Miniature ivory mask is from pre-Eskimo culture


Our final story is from the Canadian Arctic, where archaeologists are turning up new information on Tunit (TOO-nit) Culture. Researchers believe that the Tunit, who are referred to by that term in Inuit stories, flourished in the arctic during ancient times, vanishing around the 14th Century AD, although a small isolated Dorset community apparently survived on a remote Hudson’s Bay island until around 1902. Archaeologists first encountered their remains in 1925 at a place called Cape Dorset on Baffin Island. They named them the Dorset, a term still used today.  The Dorset, or Tunit, developed some of the special technologies that allowed early peoples to survive in the harsh arctic environment. They used harpoons and lances to hunt down walrus and other animals. They constructed semi-subterranean houses made of stone and sod as sturdy shelter from the winter elements. Recent research by Dr. Patricia Sutherland suggests that the Dorset even developed a trading relationship with the Norse, who arrived in the Arctic around AD 1000.
Why the Dorset vanished is still a mystery. Climate change, which warmed the arctic, may have been a reason. An eastward migration of the Thule [TOO-lee], ancestors of the Inuit, around AD 1000, probably also played a role, and the Inuit today tell traditional stories about how their ancestors drove out the Tunit. One proposal is that the Dorset succumbed to diseases brought to North America by the Norse, in a foreshadowing of the fate shared by other Native American groups hundreds of years later, after Columbus reopened the New World to European invasions.

The most recent find is from the Nuvuk Islands, off the northern tip of the province of Quebec, near the modern day settlement of Ivujivik (ee-VOO-je-vik). Teams of archaeologists from the Avataq (AH-vah-tach) Cultural Institute and Laval (la-VAL) University, including nearly a dozen local high school students learning about archaeology, have been exploring the islands. They have uncovered two Dorset houses, each measuring nine meters long, and dating back 1,500 and 800 years. Constructed of stone and sod, the houses were sunk partly into the ground to take advantage of the earth’s insulation. One of the most intriguing artifacts found is a 5 centimeter long small ivory mask of a human face, known as a maskette. It’s the first complete maskette found in northern Quebec in more than 50 years, and was likely the possession of a shaman (SHAY-mun). It has a hole near the top and probably was worn like an amulet. Cut from walrus ivory, its diminutive details are crafted with great skill, showing the two nostrils, mouth, ears and eyes. The maskette has an “x-ray motif,” lines that run across it, commonly seen in art from this time period. According to archaeologist Susan Lofthouse, the lines may represent tattoos that indicate that the face is a woman’s. Additional evidence that the maskette represents a woman is a round shape at the top of the mask, resembling the bun or topknot that, historically, Inuit women wore on top of their heads.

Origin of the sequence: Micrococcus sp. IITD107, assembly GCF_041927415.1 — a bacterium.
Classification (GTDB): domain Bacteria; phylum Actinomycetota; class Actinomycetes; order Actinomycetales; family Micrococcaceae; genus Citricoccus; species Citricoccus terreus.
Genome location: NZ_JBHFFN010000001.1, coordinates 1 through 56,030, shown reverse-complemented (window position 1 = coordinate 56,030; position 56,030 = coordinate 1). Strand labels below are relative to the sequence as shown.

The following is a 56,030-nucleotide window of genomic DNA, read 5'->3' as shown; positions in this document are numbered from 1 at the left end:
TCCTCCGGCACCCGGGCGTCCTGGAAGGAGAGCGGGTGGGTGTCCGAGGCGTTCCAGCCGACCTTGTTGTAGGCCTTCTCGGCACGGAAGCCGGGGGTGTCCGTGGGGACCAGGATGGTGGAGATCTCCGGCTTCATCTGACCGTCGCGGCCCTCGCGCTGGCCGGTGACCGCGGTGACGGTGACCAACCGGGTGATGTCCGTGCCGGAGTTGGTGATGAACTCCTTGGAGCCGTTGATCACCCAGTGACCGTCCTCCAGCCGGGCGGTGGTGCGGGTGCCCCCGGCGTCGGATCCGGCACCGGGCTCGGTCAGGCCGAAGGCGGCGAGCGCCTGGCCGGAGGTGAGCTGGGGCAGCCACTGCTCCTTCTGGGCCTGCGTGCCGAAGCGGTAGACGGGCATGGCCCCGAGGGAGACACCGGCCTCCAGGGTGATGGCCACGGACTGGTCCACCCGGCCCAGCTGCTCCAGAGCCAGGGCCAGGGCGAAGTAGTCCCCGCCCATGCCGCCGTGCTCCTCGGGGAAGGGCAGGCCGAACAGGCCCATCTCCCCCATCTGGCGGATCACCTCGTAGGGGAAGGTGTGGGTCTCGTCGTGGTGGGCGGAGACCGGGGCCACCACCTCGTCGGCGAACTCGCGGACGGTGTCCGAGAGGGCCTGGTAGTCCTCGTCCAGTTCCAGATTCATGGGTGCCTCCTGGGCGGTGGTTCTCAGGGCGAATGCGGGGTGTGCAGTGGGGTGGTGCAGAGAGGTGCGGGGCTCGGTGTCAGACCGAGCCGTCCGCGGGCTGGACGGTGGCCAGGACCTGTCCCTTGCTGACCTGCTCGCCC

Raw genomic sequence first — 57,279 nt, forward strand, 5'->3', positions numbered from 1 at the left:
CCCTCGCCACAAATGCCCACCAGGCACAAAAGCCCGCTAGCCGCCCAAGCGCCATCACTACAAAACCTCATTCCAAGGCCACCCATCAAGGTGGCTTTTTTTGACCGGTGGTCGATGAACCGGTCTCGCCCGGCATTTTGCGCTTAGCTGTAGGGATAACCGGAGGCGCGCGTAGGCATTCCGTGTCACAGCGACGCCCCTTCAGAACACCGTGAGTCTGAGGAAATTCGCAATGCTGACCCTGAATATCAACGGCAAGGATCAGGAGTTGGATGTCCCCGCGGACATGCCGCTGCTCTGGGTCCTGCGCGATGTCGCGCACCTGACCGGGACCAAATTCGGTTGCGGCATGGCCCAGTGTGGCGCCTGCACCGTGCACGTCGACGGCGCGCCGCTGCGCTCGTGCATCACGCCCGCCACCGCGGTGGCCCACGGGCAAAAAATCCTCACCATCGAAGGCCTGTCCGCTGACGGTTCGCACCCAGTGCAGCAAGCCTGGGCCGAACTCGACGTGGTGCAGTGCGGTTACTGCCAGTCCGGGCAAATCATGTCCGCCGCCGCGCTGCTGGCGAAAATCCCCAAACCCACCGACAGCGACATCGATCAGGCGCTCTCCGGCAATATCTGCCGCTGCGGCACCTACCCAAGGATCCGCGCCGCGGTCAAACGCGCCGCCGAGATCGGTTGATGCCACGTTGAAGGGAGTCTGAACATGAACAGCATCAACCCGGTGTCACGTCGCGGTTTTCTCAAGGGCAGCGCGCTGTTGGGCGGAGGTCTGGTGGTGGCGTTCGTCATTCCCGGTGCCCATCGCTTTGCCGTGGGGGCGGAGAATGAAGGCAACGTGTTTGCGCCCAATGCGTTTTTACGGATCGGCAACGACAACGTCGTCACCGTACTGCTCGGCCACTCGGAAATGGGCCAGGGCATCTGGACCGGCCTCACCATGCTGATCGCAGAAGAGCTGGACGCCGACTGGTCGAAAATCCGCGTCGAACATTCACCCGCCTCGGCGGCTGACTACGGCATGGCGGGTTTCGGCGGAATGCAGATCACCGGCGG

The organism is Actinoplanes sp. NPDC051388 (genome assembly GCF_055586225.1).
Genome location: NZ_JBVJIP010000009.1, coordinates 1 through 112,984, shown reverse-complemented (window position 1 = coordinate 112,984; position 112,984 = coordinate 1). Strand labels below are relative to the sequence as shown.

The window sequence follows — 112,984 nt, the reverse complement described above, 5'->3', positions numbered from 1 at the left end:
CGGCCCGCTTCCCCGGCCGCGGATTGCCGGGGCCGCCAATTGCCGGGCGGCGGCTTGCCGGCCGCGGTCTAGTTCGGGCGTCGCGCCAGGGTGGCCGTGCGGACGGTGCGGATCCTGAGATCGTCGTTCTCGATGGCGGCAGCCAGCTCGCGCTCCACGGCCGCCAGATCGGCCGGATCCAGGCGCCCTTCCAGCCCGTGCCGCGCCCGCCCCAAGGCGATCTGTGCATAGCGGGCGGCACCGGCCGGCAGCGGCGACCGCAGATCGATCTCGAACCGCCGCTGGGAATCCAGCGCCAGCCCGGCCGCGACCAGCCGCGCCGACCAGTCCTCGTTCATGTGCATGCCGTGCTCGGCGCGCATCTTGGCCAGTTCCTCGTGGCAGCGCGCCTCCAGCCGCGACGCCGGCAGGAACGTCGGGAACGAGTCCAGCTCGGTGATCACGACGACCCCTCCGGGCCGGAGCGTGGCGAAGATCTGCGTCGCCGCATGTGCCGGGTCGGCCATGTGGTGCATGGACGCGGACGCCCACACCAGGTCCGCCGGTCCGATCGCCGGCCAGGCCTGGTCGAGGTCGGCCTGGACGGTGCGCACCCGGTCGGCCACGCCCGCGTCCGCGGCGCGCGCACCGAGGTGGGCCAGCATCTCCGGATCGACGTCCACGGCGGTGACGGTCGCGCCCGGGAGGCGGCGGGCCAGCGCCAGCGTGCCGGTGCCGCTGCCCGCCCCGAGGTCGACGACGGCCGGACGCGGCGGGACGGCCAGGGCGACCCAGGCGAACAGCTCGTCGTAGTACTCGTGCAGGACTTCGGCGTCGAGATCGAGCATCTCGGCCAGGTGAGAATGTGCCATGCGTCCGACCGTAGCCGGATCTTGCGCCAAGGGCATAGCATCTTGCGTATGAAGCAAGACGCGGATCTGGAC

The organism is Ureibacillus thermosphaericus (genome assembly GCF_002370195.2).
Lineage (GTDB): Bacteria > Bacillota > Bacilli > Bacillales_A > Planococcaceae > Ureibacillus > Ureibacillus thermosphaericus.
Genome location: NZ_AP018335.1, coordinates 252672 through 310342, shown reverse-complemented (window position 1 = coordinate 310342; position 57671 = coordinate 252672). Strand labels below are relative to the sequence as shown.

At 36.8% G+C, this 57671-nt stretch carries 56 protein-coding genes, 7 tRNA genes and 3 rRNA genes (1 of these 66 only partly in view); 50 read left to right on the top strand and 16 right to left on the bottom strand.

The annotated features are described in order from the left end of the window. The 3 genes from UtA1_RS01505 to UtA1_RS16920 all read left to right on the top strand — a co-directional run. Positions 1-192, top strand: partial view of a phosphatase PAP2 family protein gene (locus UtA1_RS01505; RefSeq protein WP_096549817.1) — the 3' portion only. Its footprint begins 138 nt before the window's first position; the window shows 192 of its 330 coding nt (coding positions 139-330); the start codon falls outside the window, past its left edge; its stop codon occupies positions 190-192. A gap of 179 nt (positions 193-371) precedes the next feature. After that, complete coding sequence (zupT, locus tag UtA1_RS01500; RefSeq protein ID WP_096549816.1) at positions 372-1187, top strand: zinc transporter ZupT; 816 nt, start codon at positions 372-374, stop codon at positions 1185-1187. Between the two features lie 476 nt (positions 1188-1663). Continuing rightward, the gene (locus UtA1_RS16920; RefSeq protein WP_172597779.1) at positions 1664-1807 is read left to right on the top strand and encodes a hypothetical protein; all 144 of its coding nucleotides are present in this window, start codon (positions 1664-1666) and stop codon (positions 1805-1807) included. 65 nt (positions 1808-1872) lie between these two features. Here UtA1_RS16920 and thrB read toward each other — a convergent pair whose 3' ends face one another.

That wraps up the news for this week!
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I'm Laura Kelley and I'll see you next week!